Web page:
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Old 05-18-2013, 12:50 PM   #24
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Spending an hour with it reminded me of why I gave up on it.
I'm hesitant to spend time learning software for the kinds of reasons that you've mentioned. I'm not saying this is the case with this software, but I'm often frustrated by spending hours learning every aspect and then concluding that it's just not designed to manage my situation properly.

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...
I, for one, am enjoying the direction the thread took, btw; good discussion.
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Old 05-20-2013, 04:37 PM   #25
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I'm hesitant to spend time learning software for the kinds of reasons that you've mentioned. I'm not saying this is the case with this software, but I'm often frustrated by spending hours learning every aspect and then concluding that it's just not designed to manage my situation properly.
Well, I'm frustrated again, hehe. I must be "a tough room", when it comes to software.

I downloaded ESPlanner and fiddled around with it for many hours trying to get it to do what i-orp already does for me (for free). But ESPlanner never got even close. I spent a couple more hours reading FAQ and forum posts and concluded that it has less capability than I imagined when it came to what I was looking for the program to do for me, which is tell me the optimal way to pull from my retirement accounts. I guess that's the problem with modeling software, if it's not set-up to model what you need modeled, it's a non-starter.

On the inputs side, I was surprised to see that the user could select the sort order for which types of accounts to pull from first. That was the job of the optimizer, I thought. But I then I figured that was for 'what if' analysis, and let that go.

The bigger problem was that the results always included two flat income streams, one from my retirement accounts and one from my spouses retirement accounts. And since I'm modeling retiring early, it was not leveling the spending. In fact the spending was jumping all over the place. The term that ESPlanner folks use is "borrowing constrained", but there's really no need for me to borrow since I can access my various retirement accounts with the "substantially equal payments" rule and leaving employer in the year you turn 55 rule, etc.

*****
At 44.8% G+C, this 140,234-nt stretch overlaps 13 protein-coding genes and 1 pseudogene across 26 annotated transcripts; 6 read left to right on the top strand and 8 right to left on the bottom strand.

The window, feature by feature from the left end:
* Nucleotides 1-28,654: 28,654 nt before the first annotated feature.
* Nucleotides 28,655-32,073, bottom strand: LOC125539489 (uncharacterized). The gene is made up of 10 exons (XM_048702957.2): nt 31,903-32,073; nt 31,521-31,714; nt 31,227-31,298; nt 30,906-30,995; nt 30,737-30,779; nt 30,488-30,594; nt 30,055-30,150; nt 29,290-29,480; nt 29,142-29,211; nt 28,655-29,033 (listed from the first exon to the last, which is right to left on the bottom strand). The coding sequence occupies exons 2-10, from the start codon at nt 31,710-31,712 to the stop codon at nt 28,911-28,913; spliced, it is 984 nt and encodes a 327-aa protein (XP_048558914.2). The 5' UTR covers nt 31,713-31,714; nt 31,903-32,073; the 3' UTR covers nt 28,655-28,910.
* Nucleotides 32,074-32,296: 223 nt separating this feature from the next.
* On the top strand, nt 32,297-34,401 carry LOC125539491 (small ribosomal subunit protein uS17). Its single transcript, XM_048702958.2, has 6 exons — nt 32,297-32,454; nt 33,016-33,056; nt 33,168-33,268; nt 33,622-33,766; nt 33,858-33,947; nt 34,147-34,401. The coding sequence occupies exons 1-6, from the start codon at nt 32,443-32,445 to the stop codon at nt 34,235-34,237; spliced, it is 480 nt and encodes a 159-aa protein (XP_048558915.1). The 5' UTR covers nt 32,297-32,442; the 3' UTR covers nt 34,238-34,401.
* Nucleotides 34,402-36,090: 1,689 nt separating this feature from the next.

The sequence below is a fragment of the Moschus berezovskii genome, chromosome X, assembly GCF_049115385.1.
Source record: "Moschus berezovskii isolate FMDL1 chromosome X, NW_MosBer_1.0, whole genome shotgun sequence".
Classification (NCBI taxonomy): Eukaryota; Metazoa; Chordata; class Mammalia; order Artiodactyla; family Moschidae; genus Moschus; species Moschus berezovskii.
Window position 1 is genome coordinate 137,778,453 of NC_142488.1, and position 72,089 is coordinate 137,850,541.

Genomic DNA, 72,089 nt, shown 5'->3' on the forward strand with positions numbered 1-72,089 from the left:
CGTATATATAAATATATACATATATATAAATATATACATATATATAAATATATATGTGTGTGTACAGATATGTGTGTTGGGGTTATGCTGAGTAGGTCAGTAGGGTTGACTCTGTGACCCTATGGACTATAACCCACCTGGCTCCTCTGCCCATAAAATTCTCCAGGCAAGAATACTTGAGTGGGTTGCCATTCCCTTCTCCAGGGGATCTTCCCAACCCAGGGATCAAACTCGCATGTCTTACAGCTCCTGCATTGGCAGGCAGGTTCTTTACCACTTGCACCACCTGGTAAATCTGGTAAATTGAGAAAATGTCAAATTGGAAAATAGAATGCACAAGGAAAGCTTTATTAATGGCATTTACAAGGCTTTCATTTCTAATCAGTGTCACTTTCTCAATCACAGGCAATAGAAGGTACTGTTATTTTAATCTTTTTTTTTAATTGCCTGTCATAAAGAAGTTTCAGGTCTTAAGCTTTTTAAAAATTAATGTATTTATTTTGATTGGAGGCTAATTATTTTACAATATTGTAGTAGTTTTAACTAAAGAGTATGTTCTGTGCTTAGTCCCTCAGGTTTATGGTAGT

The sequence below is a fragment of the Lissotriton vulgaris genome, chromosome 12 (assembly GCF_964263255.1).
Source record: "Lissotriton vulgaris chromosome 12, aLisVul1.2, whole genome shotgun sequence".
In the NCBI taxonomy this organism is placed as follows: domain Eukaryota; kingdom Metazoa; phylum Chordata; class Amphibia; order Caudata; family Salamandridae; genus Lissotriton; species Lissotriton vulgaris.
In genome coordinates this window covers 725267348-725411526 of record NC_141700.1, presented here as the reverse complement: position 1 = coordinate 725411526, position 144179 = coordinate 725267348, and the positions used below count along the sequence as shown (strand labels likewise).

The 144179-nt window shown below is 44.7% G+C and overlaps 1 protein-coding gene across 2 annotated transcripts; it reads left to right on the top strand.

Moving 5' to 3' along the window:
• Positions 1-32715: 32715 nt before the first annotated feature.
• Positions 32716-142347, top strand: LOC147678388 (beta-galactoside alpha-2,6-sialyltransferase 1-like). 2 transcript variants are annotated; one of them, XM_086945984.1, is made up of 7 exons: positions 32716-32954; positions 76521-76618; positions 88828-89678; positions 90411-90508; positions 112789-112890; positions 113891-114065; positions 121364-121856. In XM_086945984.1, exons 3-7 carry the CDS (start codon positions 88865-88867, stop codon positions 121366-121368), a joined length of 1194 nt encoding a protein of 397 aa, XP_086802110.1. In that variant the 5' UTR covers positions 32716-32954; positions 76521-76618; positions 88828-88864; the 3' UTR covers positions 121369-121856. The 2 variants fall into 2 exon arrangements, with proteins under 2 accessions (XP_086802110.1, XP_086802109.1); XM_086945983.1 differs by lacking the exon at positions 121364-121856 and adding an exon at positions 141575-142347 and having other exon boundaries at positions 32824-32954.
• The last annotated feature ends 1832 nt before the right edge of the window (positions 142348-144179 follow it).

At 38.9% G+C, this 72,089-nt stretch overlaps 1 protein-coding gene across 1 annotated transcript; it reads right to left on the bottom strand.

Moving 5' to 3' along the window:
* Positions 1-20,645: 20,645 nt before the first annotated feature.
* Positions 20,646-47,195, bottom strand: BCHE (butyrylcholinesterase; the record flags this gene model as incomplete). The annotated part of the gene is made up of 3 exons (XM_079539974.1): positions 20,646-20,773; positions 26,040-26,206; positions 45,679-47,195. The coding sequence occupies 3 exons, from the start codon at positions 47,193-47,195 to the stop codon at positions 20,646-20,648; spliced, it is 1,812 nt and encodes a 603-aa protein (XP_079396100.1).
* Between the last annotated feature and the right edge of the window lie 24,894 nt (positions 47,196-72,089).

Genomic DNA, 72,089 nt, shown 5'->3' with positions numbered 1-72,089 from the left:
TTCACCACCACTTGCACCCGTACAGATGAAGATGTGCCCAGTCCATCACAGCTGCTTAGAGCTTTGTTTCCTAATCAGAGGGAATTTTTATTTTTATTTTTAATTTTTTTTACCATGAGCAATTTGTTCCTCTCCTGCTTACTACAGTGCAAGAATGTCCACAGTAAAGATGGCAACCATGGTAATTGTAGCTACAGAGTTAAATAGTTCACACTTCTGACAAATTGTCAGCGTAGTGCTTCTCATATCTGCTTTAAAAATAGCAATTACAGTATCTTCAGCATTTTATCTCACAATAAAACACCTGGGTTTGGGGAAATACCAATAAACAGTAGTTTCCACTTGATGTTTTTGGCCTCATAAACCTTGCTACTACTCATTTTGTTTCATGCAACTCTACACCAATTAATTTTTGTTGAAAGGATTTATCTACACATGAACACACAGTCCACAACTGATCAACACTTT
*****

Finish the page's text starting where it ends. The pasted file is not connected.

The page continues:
Here's the output from i-orp showing pulling every which way to get level and minimize taxes:


That's a download of the i-orp output, pasted into a spreadsheet, and then I levelled it out to today's dollars (that's why it's a little jagged...rounding errors).

Anyway, THAT is what an optimizer should do, IMHO. Too bad the inputs on i-orp are a bit on the simplistic/non-detailed side.

--Dale--
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Old 05-21-2013, 08:52 PM   #26
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Well, I'm frustrated again, hehe. I must be "a tough room", when it comes to software.

I downloaded ESPlanner and fiddled around with it for many hours trying to get it to do what i-orp already does for me (for free). But ESPlanner never got even close. I spent a couple more hours reading FAQ and forum posts and concluded that it has less capability than I imagined when it came to what I was looking for the program to do for me, which is tell me the optimal way to pull from my retirement accounts. I guess that's the problem with modeling software, if it's not set-up to model what you need modeled, it's a non-starter.

On the inputs side, I was surprised to see that the user could select the sort order for which types of accounts to pull from first. That was the job of the optimizer, I thought. But I then I figured that was for 'what if' analysis, and let that go.

The bigger problem was that the results always included two flat income streams, one from my retirement accounts and one from my spouses retirement accounts. And since I'm modeling retiring early, it was not leveling the spending. In fact the spending was jumping all over the place. The term that ESPlanner folks use is "borrowing constrained", but there's really no need for me to borrow since I can access my various retirement accounts with the "substantially equal payments" rule and leaving employer in the year you turn 55 rule, etc.

Here's the output from i-orp showing pulling every which way to get level and minimize taxes:


That's a download of the i-orp output, pasted into a spreadsheet, and then I levelled it out to today's dollars (that's why it's a little jagged...rounding errors).

Anyway, THAT is what an optimizer should do, IMHO. Too bad the inputs on i-orp are a bit on the simplistic/non-detailed side.